There’s treachery afoot in this, the ninth of Patrick O’Brian’s Aubrey-Maturin novels.
Uniquely among authors of naval fiction, Patrick O’Brian allows his characters to develop with experience. The Jack Aubrey of Treason’s Harbour has a record of successes equal to that of the most brilliant of Nelson’s band of brothers, and he is no less formidable or decisive in action or strategy. But he is wiser, kinder, gentler too.
Much of the plot of Treason’s Harbour depends on intelligence and counter-intelligence, a field in which Aubrey’s friend Stephen Maturin excels. Through him we get a clearer insight into the life and habits of the sea officers of Nelson’s time than we would ever obtain seeing things through their own eyes. There is plenty of action and excitement in this novel, but it is the atmosphere of a Malta crowded with senior officers waiting for news of what the French are up to, and wondering whether the war will end before their turn comes for prize money and for fame, that is here so freshly and vividly conveyed.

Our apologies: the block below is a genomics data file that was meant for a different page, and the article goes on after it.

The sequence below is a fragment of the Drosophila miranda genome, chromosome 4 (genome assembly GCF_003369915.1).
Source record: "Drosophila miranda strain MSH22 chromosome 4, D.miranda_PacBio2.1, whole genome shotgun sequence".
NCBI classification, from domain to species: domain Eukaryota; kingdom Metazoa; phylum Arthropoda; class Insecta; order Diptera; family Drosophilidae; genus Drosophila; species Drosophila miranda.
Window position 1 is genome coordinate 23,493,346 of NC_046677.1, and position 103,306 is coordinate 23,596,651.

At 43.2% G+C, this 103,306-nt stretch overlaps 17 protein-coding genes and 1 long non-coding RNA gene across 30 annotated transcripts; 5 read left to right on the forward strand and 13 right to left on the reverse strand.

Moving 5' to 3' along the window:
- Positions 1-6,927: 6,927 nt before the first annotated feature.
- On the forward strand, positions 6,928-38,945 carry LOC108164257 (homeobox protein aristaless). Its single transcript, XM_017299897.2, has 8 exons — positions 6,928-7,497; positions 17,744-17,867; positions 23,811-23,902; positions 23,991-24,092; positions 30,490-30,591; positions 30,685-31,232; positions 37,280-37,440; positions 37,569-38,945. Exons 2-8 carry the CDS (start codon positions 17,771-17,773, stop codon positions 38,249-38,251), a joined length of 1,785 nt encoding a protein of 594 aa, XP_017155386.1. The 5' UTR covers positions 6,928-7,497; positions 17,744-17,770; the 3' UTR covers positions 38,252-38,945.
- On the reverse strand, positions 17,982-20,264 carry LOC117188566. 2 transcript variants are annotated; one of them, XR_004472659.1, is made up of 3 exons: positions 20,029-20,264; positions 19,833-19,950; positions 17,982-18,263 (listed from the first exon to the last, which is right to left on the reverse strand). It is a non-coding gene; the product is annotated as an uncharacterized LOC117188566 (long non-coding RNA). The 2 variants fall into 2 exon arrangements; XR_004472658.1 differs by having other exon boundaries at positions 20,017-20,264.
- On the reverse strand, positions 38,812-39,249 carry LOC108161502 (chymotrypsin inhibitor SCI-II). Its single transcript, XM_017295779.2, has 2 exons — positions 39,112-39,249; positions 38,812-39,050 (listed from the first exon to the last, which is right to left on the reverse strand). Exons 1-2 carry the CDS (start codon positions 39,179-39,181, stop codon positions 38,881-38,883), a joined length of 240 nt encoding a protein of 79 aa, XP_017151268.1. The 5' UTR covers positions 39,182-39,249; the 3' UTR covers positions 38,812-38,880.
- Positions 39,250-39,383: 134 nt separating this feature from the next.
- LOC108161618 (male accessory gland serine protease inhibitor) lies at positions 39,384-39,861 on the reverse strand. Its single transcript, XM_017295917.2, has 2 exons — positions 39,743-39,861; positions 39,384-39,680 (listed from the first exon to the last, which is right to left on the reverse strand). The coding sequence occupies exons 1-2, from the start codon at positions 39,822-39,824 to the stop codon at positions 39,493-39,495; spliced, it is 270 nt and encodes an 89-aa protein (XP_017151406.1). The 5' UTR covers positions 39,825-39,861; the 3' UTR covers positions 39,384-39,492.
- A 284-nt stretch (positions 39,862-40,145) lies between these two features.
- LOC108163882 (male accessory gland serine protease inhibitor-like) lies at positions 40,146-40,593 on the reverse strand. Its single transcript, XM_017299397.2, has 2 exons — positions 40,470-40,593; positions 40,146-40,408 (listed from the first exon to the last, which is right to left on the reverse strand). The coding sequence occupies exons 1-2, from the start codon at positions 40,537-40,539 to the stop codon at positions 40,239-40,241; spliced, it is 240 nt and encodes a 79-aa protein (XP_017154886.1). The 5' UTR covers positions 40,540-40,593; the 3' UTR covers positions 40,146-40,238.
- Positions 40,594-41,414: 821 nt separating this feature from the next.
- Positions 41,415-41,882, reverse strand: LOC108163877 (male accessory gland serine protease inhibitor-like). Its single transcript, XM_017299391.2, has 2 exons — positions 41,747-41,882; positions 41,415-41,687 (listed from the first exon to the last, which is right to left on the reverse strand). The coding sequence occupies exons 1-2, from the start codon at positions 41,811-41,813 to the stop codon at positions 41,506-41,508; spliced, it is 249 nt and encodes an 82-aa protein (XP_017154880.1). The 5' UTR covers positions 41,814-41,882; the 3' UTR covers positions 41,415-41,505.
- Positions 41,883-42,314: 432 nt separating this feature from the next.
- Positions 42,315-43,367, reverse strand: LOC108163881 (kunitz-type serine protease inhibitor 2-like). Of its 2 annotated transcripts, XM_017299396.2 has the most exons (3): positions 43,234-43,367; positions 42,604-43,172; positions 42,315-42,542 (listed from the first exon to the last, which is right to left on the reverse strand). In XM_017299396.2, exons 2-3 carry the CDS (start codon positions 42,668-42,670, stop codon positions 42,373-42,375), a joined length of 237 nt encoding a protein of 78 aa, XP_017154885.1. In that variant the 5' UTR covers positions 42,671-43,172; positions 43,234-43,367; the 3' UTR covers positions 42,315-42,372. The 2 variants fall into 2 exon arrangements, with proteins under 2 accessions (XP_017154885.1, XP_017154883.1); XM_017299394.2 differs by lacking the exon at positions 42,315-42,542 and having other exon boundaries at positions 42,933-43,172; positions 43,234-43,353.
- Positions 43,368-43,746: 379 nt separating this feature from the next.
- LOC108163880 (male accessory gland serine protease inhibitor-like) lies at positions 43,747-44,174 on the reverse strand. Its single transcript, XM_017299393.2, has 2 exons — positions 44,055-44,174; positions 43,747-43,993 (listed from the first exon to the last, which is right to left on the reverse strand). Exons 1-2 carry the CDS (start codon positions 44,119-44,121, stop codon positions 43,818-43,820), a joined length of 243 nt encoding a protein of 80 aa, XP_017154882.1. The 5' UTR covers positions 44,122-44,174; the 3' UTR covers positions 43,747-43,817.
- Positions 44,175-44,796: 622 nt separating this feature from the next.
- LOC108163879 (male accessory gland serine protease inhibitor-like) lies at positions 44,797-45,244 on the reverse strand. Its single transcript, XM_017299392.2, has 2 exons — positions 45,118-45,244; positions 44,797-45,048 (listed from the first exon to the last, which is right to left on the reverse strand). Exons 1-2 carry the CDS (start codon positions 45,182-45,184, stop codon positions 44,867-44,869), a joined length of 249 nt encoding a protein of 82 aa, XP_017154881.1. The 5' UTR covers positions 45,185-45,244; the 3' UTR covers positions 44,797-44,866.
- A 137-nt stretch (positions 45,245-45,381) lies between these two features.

"Robert Hardy is ideally cast as the big-hearted Captain Aubrey; the soft Irish inflection he gives to Maturin… is also thoroughly convincing, and he delineates the large supporting cast of sailors with equal facility." Gramophone
‘A mirror to Nelson’s navy – compulsively readable.’
‘Aubrey and Maturin are men to believe in as they come to terms with their comfortable flaws against an exceedingly accurate Maltese backdrop in this, the ninth Aubrey novel. More power to your yardarm, Mr O’Brian.’
Frank Peters, The Times
About the author
Patrick O’Brian, until his death in 2000, was one of our greatest contemporary novelists. He is the author of the acclaimed Aubrey–Maturin tales and the biographer of Joseph Banks and Picasso. He is the author of many other books including Testimonies, and his Collected Short Stories. In 1995 he was the first recipient of the Heywood Hill Prize for a lifetime’s contribution to literature. In the same year he was awarded the CBE. In 1997 he received an honorary doctorate of letters from Trinity College, Dublin. He lived for many years in South West France and he died in Dublin in January 2000.